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Summary

  • FedEx was indicted on federal drug trafficking charges in July.
  • The company has pleaded "not guilty", but also announced that the penalties "could be material" if it is convicted.
  • Guilty or not - I will lay out my bull case for the company.

Summary:

FedEx is a global freight company. It is the world's largest provider of guaranteed express delivery services. FedEx operates in over 220 countries worldwide, and it is currently in the midst of a $1.7-billion profit improvement program, which is expected to be 75% complete by 2015.

After reporting a surprise earnings beat in June, FedEx (NYSE:FDX) announced in July that it was indicted on federal drug trafficking charges. The company had previously announced that if convicted, the charges could be material. This past week, the indictment was revised to include money laundering charges. But I believe there are enough catalysts within the company and industry to potentially offset any penalty FedEx may face.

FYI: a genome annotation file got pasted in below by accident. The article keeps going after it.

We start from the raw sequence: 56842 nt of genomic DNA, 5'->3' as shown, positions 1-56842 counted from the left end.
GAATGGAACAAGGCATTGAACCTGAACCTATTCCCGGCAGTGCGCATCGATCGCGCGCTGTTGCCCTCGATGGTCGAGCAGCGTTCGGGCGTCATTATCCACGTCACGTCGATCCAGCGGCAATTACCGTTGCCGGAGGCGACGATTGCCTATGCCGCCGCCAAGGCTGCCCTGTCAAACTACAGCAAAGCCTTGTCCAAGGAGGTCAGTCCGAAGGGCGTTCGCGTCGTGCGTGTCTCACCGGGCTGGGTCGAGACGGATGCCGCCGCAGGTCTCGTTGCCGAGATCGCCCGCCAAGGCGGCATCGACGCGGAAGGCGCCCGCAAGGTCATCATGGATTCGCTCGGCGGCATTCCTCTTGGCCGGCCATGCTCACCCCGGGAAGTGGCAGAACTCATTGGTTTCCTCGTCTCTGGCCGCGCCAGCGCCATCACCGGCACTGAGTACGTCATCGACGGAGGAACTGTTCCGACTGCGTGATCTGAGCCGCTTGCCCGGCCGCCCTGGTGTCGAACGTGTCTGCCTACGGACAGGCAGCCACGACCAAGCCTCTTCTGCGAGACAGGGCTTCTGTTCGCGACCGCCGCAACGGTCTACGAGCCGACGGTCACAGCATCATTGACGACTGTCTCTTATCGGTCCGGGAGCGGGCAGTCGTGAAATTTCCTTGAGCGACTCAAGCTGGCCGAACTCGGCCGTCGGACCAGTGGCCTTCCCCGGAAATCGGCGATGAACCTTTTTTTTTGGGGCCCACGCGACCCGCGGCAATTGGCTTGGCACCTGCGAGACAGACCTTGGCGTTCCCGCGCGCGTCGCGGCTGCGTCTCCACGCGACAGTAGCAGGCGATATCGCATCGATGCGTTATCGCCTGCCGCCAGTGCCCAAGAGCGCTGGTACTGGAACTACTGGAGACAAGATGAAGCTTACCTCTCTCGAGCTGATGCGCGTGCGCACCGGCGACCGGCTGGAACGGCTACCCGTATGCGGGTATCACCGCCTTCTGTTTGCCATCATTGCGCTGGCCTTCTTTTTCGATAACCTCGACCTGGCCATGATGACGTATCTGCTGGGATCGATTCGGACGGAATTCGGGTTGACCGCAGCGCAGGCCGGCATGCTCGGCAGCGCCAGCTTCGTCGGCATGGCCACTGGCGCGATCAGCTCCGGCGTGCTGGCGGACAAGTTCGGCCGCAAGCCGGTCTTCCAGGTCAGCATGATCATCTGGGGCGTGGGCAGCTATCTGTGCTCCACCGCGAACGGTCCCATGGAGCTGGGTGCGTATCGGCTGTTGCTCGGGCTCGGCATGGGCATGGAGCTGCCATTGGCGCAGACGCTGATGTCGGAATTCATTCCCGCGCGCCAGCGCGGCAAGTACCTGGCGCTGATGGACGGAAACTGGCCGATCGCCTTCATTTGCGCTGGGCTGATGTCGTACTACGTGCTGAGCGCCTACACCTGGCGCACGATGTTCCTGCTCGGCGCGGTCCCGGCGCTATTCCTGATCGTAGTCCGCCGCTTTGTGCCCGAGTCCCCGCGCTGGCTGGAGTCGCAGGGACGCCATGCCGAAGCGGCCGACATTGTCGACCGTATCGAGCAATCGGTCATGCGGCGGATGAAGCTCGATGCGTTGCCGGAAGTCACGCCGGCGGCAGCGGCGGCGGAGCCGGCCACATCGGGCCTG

Federal Charges & Potential Outcomes:

After an almost decade long-investigation, FedEx was indicted on over fifteen federal drug trafficking and money laundering charges in the past month. The indictment claims that the company conspired with several online pharmacies to distribute drugs that were sold in violation of the Controlled Substances Act. Instead of looking to immediately settle the case, like competitor UPS (NYSE:UPS), FedEx has pleaded not guilty and plans to fight all charges. Up until the investigation, FedEx has deferred to authorities when it comes to people shipping illegal materials. Although FedEx claims it has offered to help - by asking for a list of names of illegitimate online pharmacies to deny services to - federal authorities still have not provided them a list, nor do they think that FedEx's compliance or offer to help is enough.